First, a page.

PubDate: 2016-09-21
       
  • The complex relationship between academic engagement and research output:
           Evidence from Italy
    • Authors: Muscio A; Ramaciotti L, Rizzo U.
      Abstract: <span class="paragraphSection"><div class="boxTitle">Abstract</div>The academic systems of several countries are adapting to the consequences of progressive cuts in public research funding and the increasing engagement of academics in commercial contracts with both the private and public sector. While promoting the so-called third mission and encouraging university–industry collaboration agreements, there is the risk that commercial activities may distract academics from their traditional academic missions of teaching and research. This paper focuses on academic research output in several academic disciplines, expressed in terms of publication and citation numbers. First, we investigate whether and how funding from research contracts and consultancies is related to research output. Secondly, we investigate how internal university policies and norms that regulate university–industry collaboration affect university research output. The empirical evidence is based on an original longitudinal dataset for 2006–2012 on scientific output and research funding for 60 Italian public universities and 173 groups of departments classified by OECD scientific area.</span>
      PubDate: 2016-09-20
       
  • Quantifying ‘Output’ for Evaluation: Administrative Knowledge Politics
           and Changing Epistemic Cultures in Dutch Law Faculties
    • Authors: Kaltenbrunner W; de Rijcke S.
      Abstract: <span class="paragraphSection"><div class="boxTitle">Abstract</div>In this article, we study the practices through which scholars in advanced administrative positions in Dutch law faculties quantify the publications of their research groups for evaluation purposes. Our aim is to go beyond studying seemingly one-way effects of evaluation modalities on academic knowledge production and instead look at the ‘micropolitics’ of indicator use, that is, the specific ways in which researchers embed indicators in their everyday practices. Metrics of raw publication output provide seemingly clear-cut evidence about academic performance. However, our empirical material shows that such information can hide strikingly diverse quantification practices. Rather than passive reactions to externally-imposed administrative procedures, many of these practices constitute proactive attempts of individual researchers to pursue competing normative and epistemic agendas. Quantitative indicators to measure publication activity thus do not automatically resolve discussions about the nature of academic performance, but relocate them to an administrative setting characterized by specific rules of engagement.</span>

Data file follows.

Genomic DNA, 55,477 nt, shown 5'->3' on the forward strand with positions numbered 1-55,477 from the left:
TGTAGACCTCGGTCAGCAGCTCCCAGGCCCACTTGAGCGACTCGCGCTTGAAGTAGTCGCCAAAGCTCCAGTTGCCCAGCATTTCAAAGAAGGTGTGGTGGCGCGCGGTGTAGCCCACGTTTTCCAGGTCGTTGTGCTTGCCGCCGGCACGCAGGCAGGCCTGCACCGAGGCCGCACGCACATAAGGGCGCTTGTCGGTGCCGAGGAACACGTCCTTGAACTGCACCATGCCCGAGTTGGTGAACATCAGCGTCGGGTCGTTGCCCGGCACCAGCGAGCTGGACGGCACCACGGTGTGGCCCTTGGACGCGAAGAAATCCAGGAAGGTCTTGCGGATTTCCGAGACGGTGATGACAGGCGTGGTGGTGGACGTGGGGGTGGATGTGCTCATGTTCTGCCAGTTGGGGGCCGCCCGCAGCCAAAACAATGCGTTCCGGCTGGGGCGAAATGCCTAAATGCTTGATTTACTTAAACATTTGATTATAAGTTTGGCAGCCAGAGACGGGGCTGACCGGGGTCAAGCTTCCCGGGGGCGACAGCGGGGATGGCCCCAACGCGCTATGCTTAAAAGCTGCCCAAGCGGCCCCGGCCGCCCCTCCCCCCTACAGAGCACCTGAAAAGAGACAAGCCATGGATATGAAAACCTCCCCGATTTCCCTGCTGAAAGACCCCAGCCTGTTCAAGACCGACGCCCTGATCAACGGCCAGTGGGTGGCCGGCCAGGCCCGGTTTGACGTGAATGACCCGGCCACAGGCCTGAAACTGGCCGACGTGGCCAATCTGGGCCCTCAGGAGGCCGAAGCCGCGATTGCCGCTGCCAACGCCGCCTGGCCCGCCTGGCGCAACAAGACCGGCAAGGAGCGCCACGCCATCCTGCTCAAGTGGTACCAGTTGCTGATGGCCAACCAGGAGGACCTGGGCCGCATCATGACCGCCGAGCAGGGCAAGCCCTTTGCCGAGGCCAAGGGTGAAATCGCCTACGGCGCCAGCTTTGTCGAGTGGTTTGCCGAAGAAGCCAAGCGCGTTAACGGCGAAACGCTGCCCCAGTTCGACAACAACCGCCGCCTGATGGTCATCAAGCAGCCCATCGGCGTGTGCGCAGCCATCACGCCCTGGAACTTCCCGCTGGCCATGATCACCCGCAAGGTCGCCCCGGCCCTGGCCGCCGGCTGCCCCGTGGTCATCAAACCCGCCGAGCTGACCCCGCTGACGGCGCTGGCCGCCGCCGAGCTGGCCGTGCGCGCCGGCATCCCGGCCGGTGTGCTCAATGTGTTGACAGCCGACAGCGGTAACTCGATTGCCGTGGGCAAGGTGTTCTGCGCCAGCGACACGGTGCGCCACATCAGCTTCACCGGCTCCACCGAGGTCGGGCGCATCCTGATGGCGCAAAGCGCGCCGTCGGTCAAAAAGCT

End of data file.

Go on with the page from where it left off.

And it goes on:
PubDate: 2016-09-19
       
  • Understanding the dynamics of global entrepreneurship
    • Authors: Das A.
      Abstract: <span class="paragraphSection">Understanding the dynamics of global entrepreneurship <span style="font-style:italic;">Global Entrepreneurship, Institutions and Incentives: The Mason Years</span> by ÁcsZoltán J.Edward Elgar, Cheltenham, UK, 2015, 672 pages, £130.00 (Hardback), ISBN 9781784718046</span>
      PubDate: 2016-09-15
       
  • Incentivizing research collaboration using performance-based reward
           systems
    • Authors: Kim D; Bak H.
      Abstract: <span class="paragraphSection"><div class="boxTitle">Abstract</div>Despite a growing interest in research collaboration, few studies have examined the influences of policy measures on collaboration practices and on the scientific outcome of the research. By analyzing individual-level panel data of researchers in humanities and social sciences in a Korean university, the present study shows that adopting a partial discount system for the number of coauthors, which has been designed in such a way as to reward coauthored publications, could redirect researchers’ attention away from working alone to collaborating with others, as proposed by advocates of team-based incentives in principal–agent theory. In addition, the present study shows that, although collaboration was positively correlated with the impact factors of the journal and the total number of publications, the fractional count of publications, which divides the number of publications by the number of authors, showed a negative relationship with participation in collaboration.</span>
      PubDate: 2016-09-06
       
  • The UK’s 2012 Climate Change Risk Assessment: How the rational
           assessment of science develops policy-based evidence
    • Authors: Tangney P.
      Abstract: <span class="paragraphSection"><div class="boxTitle">Abstract</div>This paper describes the views of participants in the UK’s 2012 Climate Change Risk Assessment, to provide insights into the development and use of scientific evidence for complex social-ecological policy problems like climate adaptation. Interviews confirm that ‘linear-rationalist’ prescriptions commonly used for the <span style="font-style:italic;">ex-ante</span> policy appraisal of science facilitate processes of politicisation, providing a façade of legitimacy behind which the inevitable normative decisions required during evidence development can be safely made for political ends. The UK’s risk assessment was used tactically rather than instrumentally at all levels of government to garner political legitimacy for various policy portfolios. The tactical or political use of evidence occurred overtly, as an aid during policy advocacy, and covertly through the politicisation of expert knowledge. However, the linear-rationalist assessment method was largely inadequate for characterising climate change problems, for making instrumental use of climate science and suppressed broader institutional learning about climate-related policy-making.</span>
      PubDate: 2016-09-06